An online resource based on the award-winning nature guide –

Snow Scorpionflies Active

2-15-17-snow-scorpionfly-039On mild winter days you may wish to look closely at all the dark, little specks on the surface of the snow. Most of them will be bits of lichen, seeds or pieces of bark, but with luck you may find one or more of them moving. Active winter insects aren’t plentiful, but they do exist.

Scorpionflies are fairly common and can be recognized by their long beaks ending in visible mouthparts. (They get their name from one family of scorpionflies that possesses a scorpion-like tail.)  Snow Scorpionflies belong to a family of small, flightless insects, of which there are two species in the Northeast. They only measure about 2/10’s of an inch, so careful scrutiny is necessary to spot one. Their dark color and an anti-freeze substance in their blood allows them to remain active to 21°F., during which time they feed on mosses. When startled, Snow Scorpionflies often jump up in the air and land with their legs crumpled up (see insert) looking even more like an inedible speck of dirt. It’s fairly easy to tell their gender, as female Snow Scorpionflies (photo) lack wings, and males have bristly wings adapted for grasping females.

Naturally Curious is supported by donations.  If you choose to contribute, you may go to and click on the yellow “donate” button.




8 responses

  1. Alice Pratt

    🔎 I’ll need to look carefully! 🔍

    February 15, 2017 at 8:14 am

  2. Liza McArdle

    Hi Mary – Are the scorpion flies also called “snow fleas” or is that a differently insect? Thanks!!

    February 15, 2017 at 8:19 am

    • Hi Liza, No they are two different creatures. Actually, snow fleas are not technically insects!

      February 15, 2017 at 8:54 am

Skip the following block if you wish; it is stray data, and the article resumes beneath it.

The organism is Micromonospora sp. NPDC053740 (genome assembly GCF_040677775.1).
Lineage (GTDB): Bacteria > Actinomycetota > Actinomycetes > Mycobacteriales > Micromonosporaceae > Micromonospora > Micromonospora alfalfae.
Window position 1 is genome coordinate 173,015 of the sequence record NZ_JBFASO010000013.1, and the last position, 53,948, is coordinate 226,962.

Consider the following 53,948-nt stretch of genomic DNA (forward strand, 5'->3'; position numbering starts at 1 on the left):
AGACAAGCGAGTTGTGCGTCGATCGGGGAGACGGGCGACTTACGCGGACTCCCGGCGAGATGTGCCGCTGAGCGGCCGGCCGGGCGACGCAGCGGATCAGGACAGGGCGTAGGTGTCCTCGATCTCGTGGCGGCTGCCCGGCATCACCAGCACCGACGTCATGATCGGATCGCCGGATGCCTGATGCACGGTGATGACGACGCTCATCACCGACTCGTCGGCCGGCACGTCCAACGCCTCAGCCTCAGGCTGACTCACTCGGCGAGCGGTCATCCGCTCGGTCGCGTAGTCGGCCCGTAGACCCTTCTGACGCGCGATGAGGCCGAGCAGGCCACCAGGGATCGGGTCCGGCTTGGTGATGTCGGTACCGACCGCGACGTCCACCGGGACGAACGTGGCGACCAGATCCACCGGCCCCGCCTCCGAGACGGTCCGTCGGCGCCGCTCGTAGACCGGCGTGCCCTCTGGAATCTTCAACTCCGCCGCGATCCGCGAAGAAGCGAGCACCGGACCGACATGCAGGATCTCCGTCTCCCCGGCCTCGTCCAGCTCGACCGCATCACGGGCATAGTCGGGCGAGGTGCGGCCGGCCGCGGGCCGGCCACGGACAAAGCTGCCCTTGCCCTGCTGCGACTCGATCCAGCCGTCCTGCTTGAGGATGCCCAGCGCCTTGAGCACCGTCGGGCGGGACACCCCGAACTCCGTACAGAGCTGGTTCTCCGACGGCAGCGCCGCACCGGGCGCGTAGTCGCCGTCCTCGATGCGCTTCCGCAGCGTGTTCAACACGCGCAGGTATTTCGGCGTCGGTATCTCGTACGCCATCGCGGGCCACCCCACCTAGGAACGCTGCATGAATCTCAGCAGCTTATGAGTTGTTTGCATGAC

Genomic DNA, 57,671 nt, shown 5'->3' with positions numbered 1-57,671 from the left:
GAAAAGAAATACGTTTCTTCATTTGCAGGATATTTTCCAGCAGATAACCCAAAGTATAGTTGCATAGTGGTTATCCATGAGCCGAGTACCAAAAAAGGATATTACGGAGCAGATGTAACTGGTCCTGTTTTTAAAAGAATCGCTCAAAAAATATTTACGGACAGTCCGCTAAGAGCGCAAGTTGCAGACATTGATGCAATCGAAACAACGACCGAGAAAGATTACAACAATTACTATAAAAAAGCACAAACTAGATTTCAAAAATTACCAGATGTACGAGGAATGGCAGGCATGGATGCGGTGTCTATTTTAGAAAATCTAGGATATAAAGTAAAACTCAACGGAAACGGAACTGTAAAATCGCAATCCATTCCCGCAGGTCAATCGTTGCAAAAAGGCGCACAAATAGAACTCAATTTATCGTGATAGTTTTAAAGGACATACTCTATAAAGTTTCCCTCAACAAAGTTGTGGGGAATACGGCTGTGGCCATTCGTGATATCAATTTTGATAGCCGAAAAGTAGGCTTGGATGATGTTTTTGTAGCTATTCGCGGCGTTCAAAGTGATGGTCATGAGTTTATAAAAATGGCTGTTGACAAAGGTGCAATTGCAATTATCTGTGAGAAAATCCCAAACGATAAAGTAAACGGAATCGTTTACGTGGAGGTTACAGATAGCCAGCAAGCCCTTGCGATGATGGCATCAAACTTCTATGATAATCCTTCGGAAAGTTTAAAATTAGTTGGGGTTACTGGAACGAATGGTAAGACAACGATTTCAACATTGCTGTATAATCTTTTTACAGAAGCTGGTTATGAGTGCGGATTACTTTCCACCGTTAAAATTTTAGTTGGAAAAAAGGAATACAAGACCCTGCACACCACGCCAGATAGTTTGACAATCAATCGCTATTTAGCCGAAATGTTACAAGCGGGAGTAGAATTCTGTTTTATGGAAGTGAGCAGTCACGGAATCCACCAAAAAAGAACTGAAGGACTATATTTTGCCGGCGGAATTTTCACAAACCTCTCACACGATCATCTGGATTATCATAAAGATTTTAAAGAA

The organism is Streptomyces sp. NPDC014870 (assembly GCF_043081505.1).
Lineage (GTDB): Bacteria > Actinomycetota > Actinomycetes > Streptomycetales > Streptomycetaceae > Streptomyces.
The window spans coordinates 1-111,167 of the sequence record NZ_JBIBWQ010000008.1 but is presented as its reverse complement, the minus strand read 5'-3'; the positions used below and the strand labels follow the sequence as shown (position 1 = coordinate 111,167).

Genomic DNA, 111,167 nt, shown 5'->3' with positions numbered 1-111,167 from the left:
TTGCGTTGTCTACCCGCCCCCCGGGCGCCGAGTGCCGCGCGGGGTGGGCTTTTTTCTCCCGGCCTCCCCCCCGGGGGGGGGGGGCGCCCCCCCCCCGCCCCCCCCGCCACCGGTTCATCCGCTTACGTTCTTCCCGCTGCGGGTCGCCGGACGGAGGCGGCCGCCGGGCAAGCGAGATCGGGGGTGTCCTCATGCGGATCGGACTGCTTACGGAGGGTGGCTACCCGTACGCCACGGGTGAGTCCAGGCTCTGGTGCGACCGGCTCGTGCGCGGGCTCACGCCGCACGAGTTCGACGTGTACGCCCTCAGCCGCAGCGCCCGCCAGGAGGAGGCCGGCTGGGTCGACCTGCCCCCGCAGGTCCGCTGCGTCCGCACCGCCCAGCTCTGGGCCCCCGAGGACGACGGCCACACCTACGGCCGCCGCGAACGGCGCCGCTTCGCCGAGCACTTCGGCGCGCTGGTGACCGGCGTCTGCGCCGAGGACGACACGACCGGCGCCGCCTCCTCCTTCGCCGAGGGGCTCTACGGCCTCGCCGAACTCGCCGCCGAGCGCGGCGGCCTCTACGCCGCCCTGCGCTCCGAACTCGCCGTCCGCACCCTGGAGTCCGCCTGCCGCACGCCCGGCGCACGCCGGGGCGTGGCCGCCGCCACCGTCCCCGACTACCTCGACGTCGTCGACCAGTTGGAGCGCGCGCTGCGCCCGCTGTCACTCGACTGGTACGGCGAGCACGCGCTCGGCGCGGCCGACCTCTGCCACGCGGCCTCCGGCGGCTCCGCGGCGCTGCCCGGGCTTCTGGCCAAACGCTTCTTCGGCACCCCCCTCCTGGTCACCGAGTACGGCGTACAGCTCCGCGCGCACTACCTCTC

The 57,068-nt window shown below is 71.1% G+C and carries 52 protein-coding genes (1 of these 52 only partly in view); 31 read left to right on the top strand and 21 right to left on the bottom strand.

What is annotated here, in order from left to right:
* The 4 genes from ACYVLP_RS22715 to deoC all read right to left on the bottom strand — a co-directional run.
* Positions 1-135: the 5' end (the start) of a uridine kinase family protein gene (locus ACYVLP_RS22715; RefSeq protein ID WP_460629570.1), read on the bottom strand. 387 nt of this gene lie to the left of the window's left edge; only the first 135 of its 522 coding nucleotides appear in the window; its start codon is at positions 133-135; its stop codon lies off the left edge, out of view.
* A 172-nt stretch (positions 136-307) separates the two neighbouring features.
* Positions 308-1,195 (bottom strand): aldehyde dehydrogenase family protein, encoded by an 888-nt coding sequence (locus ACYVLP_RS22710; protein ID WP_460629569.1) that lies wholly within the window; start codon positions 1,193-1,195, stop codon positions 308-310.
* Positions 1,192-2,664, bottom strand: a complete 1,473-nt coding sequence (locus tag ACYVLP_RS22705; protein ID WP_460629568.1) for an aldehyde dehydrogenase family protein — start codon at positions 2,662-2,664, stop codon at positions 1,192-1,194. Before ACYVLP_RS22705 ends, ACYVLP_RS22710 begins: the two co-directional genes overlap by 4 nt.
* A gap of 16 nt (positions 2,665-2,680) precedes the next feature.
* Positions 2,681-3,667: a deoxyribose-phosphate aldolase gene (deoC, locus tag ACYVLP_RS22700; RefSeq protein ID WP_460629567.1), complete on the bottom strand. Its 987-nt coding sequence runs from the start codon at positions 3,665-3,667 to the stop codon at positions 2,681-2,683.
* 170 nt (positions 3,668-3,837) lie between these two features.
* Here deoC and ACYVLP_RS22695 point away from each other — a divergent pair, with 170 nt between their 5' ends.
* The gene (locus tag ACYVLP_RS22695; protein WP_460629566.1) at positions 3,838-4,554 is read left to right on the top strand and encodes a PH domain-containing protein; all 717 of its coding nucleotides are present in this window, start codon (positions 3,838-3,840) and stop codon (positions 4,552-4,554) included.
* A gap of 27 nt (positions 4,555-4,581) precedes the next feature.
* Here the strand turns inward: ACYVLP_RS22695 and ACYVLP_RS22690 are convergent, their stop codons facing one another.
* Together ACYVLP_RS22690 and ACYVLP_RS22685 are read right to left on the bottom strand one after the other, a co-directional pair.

3. Faith Bieler

    Antifreeze in their blood! Lucky Scorpionflies! I’d like some of that! Thank you Mayr! >

    February 15, 2017 at 8:24 am

  4. Bill On The Hill...

    Mary, you never cease to amaze me! I am curious, were you able to shoot it using the 100mm macro?
    Great post as always…
    Bill Farr

    February 15, 2017 at 8:50 am

    • Yes, Bill. 100 mm macro, f/20 hand held…had to take many to get one half decent one!

      February 15, 2017 at 8:53 am

  5. Marilyn

    Fascinating adaptations of these critters – playing dead, grabbing wings – I’ve not seen them, yet. What I have seen this week is the winter hatching of wasps, inside and outside my house; they are hardly lively, but they can sting.

    February 15, 2017 at 9:08 am

  6. Michele

    Is this different from snow fleas?

    February 16, 2017 at 10:12 pm

Leave a Reply

Fill in your details below or click an icon to log in: Logo

You are commenting using your account. Log Out /  Change )

Twitter picture

You are commenting using your Twitter account. Log Out /  Change )

Facebook photo

You are commenting using your Facebook account. Log Out /  Change )

Connecting to %s